Wednesday, September 11, 2013

Seriously Vulnerable


This is my second post about Silver Spoon in a week. Did I mention lately how much I love this show?

One plot that has become a major part of Silver Spoon this season revolves around Yuugo as he finds himself attached to one of the school’s piglets. Knowing, though, that said piglet will eventually end up in someone’s stomach, he gives him the name “Pork Bowl”… though that doesn’t keep him from forming an attachment to the cute little guy.

Piglets are so moe. (Art by )

To the other students at the agricultural school, this is silliness. They grew up in an environment where animals are killed for food, so they are used to all this and know that forming attachments to these future food products would not be productive. For Yuugo, who is new to this whole world, though, he knows no better, and simply chooses to struggle through his newfound, conflicted feelings about eating livestock.

When he returns from summer break, he encounters yet another trial: Pork Bowl has grown up and will soon be shipped out, but due to malnourishment, he is currently “off-grade” and would not sell for much at all. Somehow, from this Yuugo comes to the conclusion that he must fatten up his little buddy, or else he will regret it, and starts going the extra mile to make sure that Pork Bowl is fed properly. Then, after successfully helping Pork Bowl towards at least reaching a “medium” grade, he talks with his classmates about his conflicted feelings over the fact that the very reason these animals are born is to later be killed and eaten.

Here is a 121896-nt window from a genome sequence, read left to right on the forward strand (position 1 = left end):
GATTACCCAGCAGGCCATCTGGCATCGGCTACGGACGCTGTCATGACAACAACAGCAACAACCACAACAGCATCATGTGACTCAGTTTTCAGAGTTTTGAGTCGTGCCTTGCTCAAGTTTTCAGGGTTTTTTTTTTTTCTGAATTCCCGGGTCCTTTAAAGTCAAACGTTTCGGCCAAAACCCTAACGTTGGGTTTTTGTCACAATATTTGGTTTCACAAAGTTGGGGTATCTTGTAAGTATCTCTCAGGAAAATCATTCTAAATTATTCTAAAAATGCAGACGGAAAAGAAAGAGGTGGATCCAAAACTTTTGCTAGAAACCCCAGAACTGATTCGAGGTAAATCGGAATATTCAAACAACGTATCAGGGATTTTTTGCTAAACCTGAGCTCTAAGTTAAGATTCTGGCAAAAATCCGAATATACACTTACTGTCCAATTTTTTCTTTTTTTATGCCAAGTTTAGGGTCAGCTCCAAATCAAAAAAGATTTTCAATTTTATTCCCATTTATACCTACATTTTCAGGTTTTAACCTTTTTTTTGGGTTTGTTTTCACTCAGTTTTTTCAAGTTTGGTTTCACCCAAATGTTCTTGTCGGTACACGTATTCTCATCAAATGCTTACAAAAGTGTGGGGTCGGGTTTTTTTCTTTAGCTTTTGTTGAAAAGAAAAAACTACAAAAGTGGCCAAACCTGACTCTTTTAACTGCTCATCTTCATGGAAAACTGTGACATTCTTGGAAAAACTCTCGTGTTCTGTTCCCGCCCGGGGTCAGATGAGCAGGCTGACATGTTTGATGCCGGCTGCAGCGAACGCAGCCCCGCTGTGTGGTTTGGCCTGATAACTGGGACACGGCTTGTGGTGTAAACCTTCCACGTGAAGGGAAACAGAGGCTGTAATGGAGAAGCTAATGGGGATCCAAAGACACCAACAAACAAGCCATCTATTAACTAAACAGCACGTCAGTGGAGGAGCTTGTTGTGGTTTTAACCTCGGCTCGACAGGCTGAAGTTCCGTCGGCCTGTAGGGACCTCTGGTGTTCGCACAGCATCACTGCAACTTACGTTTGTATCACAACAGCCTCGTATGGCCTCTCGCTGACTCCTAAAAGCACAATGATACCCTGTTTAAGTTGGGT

This is not a post about the morality of eating animals, though. Rather, it is about the perspective of various staff and older students about him. Upon overhearing Yuugo talk about this, one staff member says he just needs to “change gears”, implying he either needs to get over it or get out. However, it is the words of the next person, in response to this, that will be the focus of this post: